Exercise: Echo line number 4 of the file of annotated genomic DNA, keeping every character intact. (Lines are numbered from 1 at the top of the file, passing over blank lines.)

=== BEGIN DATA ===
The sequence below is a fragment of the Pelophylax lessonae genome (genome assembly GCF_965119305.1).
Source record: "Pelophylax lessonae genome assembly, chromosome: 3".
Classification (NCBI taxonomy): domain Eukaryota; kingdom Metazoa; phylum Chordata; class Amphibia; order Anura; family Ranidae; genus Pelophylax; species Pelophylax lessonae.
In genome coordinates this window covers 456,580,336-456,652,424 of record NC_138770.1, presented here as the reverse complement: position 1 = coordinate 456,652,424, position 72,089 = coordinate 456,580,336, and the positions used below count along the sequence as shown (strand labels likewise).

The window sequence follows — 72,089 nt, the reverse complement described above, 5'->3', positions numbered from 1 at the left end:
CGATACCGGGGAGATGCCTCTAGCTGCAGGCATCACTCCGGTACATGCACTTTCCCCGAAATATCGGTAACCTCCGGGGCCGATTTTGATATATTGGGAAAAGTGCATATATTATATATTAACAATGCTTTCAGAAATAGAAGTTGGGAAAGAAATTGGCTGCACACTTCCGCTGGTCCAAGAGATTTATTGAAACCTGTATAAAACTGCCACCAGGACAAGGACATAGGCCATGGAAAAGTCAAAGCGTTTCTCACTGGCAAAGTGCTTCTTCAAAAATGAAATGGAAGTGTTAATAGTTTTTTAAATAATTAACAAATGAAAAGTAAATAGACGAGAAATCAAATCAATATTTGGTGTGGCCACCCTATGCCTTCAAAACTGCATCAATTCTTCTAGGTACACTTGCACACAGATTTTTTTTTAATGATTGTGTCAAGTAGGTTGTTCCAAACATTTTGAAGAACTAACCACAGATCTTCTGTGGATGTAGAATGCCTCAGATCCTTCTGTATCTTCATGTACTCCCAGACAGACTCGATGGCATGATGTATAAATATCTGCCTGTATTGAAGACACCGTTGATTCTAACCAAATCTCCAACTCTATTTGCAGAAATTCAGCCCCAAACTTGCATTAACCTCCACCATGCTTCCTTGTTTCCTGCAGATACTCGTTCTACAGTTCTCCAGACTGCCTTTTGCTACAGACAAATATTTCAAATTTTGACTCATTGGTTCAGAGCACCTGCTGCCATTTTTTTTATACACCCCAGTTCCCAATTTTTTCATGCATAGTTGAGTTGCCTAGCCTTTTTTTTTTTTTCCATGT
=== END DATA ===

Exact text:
In genome coordinates this window covers 456,580,336-456,652,424 of record NC_138770.1, presented here as the reverse complement: position 1 = coordinate 456,652,424, position 72,089 = coordinate 456,580,336, and the positions used below count along the sequence as shown (strand labels likewise).